Throughout all of this, conservatives were trying to thwart the census from gathering race data needed to enforce federal laws. This took the form of a childish campaign to fill in the "race" question on the census as "Amercan." For example, here's Moe Lane writing at RedState, in a post titled "I Am An American," subtitled "Pass it on":
With regard to the Census, that is. Particularly with regard to the Census.
So is Gabriel Major.
So is Scott Johnson.
So is Mark Krikorian:
So remember: Question 9 -- "Some other race" -- "American". Pass it on.
Indeed. Unfortunately for irresponsible conservative media figures -- and, some might say, "everyone" -- a large number of people take what they say seriously. Their campaign of fear and misinformation about the census has had some unintended consequences. Here's a Houston Chronicle article from March 27:
Texas is counting on the 2010 Census to deliver four new congressional districts, four new Electoral College votes in presidential elections, and millions of dollars in additional federal aid. But, as some elected officials are starting to worry, Uncle Sam can't deliver anything to the rapidly growing Sun Belt state unless Texas residents deliver their forms back to the government.
As of Friday afternoon, only 27 percent of Texas households had filled in and returned their census forms -- well below the national average of 34 percent -- according to computer data from the U.S. Census Bureau. In Harris County, the response rate is 23 percent. Houston's returns are running at 21 percent.
Contrary to historical trends, some of the toughest challenges facing the agency responsible for measuring the nation's population are not from counting the traditionally undercounted groups such as African-Americans and Latinos. Instead, a new and growing threat to an accurate national head count is coming from anti-government conservatives who may not fill out their forms to protest against "Big Brother" in Washington.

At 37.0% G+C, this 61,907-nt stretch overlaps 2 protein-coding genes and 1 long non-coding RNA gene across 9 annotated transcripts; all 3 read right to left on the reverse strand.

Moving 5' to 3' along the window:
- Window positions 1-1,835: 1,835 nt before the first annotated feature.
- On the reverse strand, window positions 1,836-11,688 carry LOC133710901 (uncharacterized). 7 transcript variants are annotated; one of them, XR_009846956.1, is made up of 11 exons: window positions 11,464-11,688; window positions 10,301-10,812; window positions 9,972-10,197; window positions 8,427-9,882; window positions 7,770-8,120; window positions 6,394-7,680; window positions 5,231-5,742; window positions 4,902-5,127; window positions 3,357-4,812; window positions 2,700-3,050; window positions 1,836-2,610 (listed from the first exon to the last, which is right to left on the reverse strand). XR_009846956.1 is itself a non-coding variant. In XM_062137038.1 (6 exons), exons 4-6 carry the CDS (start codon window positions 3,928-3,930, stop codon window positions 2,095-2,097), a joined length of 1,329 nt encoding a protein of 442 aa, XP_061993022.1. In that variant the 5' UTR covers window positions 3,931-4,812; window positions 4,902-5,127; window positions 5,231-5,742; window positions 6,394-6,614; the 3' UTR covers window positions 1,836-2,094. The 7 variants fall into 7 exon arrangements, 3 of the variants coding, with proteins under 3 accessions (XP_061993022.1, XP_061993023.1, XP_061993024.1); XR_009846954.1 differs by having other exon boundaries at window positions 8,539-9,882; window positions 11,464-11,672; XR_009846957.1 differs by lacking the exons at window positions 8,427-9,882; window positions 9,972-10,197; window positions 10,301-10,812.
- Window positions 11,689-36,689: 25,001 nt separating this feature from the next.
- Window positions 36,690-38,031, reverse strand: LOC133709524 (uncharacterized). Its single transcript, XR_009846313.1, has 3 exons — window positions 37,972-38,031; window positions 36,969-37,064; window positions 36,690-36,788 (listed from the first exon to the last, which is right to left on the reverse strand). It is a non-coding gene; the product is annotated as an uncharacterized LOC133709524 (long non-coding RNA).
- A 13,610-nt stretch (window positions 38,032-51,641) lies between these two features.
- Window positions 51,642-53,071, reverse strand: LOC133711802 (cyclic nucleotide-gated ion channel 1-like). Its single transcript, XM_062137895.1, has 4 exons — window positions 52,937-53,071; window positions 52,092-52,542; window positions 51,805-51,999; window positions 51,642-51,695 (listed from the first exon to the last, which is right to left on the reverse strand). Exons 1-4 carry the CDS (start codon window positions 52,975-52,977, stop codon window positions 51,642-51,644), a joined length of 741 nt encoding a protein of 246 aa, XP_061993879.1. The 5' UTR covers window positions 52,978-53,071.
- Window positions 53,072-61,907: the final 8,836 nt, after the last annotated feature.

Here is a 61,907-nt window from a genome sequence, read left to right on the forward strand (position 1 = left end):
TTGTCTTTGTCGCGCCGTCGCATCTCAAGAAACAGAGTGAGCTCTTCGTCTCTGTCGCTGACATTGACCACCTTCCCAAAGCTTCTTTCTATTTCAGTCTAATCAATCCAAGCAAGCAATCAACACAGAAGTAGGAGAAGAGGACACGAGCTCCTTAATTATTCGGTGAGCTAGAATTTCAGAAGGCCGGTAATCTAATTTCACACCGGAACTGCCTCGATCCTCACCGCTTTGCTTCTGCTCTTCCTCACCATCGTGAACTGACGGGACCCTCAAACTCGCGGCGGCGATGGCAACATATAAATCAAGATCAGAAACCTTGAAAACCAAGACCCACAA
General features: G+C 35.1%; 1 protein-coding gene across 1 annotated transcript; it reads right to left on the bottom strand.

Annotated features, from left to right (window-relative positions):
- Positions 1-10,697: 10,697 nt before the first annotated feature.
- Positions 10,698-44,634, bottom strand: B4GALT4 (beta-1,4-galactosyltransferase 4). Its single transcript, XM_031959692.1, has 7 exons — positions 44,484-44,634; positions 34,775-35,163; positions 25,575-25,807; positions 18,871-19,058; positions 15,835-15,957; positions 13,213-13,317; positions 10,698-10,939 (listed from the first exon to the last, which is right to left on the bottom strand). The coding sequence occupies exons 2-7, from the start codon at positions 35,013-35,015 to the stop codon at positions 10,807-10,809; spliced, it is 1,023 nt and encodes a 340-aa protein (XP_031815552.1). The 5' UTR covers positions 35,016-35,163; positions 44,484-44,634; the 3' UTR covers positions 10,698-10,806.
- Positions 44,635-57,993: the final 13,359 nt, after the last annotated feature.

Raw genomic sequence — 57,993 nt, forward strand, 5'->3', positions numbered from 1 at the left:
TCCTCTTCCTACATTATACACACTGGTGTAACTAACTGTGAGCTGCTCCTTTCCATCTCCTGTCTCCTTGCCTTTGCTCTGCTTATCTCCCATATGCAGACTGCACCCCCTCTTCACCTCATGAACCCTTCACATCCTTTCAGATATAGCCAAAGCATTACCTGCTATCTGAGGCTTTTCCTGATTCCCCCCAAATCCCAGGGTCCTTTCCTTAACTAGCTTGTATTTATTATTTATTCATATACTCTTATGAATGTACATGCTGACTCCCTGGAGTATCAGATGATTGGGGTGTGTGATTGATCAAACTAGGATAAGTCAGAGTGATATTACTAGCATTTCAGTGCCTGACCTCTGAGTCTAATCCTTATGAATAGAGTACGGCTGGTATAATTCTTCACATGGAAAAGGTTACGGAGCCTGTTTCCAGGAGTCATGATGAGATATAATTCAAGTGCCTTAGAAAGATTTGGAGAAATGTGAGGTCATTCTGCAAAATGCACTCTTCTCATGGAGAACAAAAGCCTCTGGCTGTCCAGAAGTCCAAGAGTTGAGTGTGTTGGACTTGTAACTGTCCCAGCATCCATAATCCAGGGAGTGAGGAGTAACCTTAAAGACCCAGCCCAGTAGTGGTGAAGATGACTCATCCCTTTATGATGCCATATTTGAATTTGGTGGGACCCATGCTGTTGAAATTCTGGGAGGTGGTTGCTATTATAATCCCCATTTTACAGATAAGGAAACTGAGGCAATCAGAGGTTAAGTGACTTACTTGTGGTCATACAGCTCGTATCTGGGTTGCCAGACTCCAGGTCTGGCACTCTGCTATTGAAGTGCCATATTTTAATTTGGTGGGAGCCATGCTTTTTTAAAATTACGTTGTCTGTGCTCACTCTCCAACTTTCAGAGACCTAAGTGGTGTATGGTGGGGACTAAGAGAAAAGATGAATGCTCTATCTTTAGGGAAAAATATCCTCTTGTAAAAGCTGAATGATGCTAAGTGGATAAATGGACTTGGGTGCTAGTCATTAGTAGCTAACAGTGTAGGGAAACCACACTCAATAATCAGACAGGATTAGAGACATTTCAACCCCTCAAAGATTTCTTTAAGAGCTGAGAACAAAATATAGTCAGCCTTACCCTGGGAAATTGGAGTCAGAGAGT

So, what now? Well RedState, a mere three weeks after encouraging their readers to not accurately fill out the census and to "pass it on," is hosting a piece from Rep. Patrick McHenry (R-NC) titled "Returning the Census is Our Constitutional Duty." From the post:
No, what worries me is blatant misinformation coming from otherwise well-meaning conservatives. They are trying to do the right thing, but instead they are helping big government liberals by discouraging fellow conservatives from filling out their census forms.
Anyone who tells you that this year's census is unconstitutional and that you are not required to fill out the form completely is flat out wrong. They argue that because this year's census asks for more than a simple count of how many people live in your home, it is unconstitutional and therefore should not be completely filled out. That argument doesn't stand up to either history or the Constitution's text.
Good to know.
This entire episode is reminiscent of Rep. Michele Bachmann's (R-MN) crusade against the census. As documented by TPM back in January, Bachmann joined Glenn Beck in demonizing the census last year, claiming that she would refuse to fill it out. Surely by coincidence, once it came to light that incomplete census data could result in Minnesota losing Bachmann's seat, she dropped her opposition.
Hey, what's a little "slavery" if we can get some more congressional seats?